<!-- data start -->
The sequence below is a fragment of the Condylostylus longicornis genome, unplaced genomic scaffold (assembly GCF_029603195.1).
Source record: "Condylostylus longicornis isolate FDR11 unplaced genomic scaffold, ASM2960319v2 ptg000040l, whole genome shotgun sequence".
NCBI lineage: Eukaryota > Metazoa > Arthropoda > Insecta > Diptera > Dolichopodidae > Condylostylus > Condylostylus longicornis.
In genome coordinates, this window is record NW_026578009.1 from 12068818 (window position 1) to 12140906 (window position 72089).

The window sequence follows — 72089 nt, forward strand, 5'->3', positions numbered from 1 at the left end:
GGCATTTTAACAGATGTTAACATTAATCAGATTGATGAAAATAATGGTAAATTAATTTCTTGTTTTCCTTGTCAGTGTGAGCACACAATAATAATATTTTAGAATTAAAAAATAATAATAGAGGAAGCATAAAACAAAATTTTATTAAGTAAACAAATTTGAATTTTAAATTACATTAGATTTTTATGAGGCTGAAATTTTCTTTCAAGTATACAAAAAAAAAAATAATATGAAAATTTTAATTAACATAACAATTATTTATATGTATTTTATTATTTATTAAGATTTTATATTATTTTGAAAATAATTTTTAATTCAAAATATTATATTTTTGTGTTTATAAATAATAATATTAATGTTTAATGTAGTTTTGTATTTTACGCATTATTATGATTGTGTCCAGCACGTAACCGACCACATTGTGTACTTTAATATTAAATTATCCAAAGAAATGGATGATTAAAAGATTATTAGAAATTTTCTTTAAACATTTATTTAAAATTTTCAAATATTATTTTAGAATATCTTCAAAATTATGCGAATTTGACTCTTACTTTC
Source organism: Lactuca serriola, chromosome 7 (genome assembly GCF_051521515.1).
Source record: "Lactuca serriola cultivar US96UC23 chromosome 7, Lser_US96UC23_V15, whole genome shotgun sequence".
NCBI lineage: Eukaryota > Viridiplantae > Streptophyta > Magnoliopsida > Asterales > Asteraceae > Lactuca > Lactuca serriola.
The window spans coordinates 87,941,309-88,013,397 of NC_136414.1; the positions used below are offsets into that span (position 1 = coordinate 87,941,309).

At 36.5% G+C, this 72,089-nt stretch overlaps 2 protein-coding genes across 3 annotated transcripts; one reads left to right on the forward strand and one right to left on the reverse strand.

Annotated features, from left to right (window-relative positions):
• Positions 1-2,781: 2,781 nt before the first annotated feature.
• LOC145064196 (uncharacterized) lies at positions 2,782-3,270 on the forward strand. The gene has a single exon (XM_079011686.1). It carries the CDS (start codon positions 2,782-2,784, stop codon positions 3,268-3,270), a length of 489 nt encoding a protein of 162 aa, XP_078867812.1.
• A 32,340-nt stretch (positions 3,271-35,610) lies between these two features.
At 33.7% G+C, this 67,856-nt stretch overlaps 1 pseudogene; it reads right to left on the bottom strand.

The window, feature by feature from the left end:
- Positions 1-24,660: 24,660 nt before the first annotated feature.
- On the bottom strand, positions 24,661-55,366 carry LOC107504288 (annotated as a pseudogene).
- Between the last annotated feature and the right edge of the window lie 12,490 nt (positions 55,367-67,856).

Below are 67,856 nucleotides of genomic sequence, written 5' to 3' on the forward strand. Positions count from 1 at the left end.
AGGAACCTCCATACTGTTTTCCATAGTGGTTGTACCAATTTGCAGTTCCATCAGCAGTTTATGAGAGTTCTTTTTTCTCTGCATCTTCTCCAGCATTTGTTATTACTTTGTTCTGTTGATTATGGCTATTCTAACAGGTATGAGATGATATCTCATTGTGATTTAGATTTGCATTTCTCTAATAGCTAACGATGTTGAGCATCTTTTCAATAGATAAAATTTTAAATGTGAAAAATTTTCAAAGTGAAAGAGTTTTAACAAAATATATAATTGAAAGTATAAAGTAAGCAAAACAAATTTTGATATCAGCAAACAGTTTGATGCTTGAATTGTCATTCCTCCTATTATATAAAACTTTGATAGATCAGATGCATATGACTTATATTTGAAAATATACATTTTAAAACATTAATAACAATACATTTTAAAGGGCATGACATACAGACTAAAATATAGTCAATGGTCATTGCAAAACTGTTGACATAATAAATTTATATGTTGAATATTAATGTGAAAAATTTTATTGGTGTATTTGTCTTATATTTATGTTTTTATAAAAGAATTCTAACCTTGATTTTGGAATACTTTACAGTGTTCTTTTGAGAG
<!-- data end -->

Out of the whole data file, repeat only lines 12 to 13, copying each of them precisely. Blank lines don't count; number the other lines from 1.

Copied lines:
Annotated features, from left to right (window-relative positions):
• Positions 1-2,781: 2,781 nt before the first annotated feature.